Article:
Aristotle has just finished discussing numerical identity and identity in general. Now he is going to discuss two proofs for the division of dialectic questions by the four categories mentioned earlier. He does this in Topics, Book 1.
Of sameness then, as has been said, three types are to be distinguished. Now one way to confirm that the elements mentioned above are those out of which and through which and to which arguments proceed, is by induction- for if any one were to survey propositions and problems one by one, it would be seen that each was formed either from the definition of something or from its property or from its genus or from its accident. Another way to confirm it is through deduction. For every predicate of a subject must of necessity be either convertible with its subject or not: and if it is convertible, it would be its definition or property, for if it signifies the essence, it is the definition- if not, it is a property for this was what a property is, viz. what is predicated convertibly, but does not signify the essence. If, on the other hand, it is not predicated convertibly of the thing, it either is or is not one of the terms contained in the definition of the subject- and if it is one of those terms, then it will be the genus or the differentia, inasmuch as the definition consists of genus and differentiae- whereas, if it is not one of those terms, clearly it would be an accident, for accident was said to be what belongs to a subject without being either its definition or its genus or a property.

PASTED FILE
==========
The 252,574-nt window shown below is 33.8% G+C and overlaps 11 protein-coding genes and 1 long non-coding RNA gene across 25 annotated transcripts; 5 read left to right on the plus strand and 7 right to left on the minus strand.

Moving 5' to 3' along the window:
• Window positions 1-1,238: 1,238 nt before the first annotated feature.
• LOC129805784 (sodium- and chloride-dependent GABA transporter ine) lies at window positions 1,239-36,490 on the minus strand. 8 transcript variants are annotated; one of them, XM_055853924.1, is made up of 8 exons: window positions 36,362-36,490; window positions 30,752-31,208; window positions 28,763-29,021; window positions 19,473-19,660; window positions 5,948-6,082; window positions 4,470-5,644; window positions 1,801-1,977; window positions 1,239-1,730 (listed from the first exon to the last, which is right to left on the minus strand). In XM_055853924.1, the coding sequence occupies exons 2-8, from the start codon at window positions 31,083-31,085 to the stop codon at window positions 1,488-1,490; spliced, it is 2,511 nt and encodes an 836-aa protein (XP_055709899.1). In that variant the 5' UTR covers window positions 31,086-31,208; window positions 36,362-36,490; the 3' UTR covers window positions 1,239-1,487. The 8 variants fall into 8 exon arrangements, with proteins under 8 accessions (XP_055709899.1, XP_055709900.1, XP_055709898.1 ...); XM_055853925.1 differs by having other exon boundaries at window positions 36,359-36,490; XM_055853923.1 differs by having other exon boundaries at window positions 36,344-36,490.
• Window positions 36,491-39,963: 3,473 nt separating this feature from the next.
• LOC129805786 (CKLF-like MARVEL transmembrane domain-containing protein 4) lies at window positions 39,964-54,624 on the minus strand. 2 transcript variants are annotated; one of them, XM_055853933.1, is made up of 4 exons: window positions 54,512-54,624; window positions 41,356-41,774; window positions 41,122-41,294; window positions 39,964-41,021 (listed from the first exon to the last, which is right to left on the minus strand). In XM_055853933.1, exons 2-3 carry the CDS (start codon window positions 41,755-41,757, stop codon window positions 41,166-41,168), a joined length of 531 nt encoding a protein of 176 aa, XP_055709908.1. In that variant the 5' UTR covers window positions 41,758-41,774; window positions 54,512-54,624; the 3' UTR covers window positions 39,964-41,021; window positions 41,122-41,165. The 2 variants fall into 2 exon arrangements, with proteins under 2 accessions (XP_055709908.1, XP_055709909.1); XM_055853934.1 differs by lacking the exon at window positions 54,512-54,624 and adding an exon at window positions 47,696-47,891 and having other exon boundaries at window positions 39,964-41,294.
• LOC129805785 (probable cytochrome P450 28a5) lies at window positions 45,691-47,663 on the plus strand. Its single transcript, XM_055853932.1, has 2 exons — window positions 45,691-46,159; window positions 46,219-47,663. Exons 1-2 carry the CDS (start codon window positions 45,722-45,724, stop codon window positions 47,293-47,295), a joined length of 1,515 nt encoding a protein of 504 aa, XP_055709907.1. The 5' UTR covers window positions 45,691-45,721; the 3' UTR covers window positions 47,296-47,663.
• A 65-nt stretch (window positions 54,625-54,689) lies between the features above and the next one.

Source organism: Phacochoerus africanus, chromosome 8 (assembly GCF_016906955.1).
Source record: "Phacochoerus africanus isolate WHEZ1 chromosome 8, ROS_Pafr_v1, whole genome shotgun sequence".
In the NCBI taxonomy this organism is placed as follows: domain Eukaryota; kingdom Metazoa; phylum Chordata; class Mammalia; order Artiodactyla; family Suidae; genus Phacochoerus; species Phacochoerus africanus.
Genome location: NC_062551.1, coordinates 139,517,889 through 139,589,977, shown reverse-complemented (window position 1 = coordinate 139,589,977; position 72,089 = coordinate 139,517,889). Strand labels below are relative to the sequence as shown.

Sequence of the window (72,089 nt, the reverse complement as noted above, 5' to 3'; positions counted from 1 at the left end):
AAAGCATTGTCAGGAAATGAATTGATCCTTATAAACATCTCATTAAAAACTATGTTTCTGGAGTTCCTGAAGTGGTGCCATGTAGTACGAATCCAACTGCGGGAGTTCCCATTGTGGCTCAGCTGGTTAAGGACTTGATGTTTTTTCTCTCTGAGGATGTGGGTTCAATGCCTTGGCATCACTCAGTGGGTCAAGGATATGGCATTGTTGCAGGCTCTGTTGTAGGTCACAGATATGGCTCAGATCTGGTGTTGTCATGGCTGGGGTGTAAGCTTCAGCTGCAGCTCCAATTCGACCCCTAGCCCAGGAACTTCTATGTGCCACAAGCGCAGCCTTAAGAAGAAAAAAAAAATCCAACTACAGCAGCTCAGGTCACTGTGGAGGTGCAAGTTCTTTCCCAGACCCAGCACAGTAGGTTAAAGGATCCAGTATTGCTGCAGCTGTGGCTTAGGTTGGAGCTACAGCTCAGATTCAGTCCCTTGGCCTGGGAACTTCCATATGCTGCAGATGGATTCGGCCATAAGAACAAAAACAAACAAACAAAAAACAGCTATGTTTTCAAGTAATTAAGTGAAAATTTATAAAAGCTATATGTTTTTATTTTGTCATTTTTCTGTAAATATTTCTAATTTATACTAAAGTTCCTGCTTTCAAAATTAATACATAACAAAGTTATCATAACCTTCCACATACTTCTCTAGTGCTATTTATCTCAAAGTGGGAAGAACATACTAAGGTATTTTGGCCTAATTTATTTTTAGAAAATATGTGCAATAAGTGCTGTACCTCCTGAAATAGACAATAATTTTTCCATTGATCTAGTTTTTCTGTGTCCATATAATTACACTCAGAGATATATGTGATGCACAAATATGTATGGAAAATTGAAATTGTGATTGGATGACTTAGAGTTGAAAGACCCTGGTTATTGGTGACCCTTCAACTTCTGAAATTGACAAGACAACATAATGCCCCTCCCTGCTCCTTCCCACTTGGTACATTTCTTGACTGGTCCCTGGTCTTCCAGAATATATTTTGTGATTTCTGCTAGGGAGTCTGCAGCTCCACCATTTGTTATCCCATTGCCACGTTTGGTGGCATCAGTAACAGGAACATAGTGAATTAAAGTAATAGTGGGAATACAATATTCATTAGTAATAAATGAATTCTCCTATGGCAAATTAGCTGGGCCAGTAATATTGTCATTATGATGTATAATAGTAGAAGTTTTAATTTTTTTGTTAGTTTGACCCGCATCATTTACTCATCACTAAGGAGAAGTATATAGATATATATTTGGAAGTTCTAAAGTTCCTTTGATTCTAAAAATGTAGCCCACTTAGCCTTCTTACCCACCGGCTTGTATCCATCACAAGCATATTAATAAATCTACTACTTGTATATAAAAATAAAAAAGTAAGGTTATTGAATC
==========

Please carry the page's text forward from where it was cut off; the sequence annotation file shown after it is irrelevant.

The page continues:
We have previously proven that there are three types of identity. Now there are two ways to confirm the previous division of dialectic questions into four categories. The first way is by induction. We could simply examine any dialectic question and show that the question is about a definition, a property, a genus or an accident. The second way is by deduction. Everything true of something must be true of that thing and only that thing necessarily convertible or not. This is necessarily true. If something is convertible, then it is either what that thing is an essence or definition or it is not and is therefore a property. If something is not convertible, then it is either one of the terms of the definition or it is not. The terms of the definition are the genus (what kind of thing is it) and the differentia (what makes it different from all other things belonging to that genus). Since the differentia is always a property of the thing, if something is not convertible, then it is the genus. The only remaining possibility is that something is not convertible and not in the definition. In that case it is an accident. Therefore, all dialectical questions are either of definitions, properties, genus or accidents.
In this passage Aristotle describes predicates and subjects. I have avoided using those words until now, when an explanation is absolutely necessary. A subject is what is being described. A predicate is how it is described. So if we say that a person is over there, a person is the subject, and over there is the predicate. Talking about predicates is another way of speaking that means the same thing as talking about dialectical questions. We are not just speaking about language but we are speaking about the way things in the world are.
Next, Aristotle will discuss how this division applies to the categories of predication.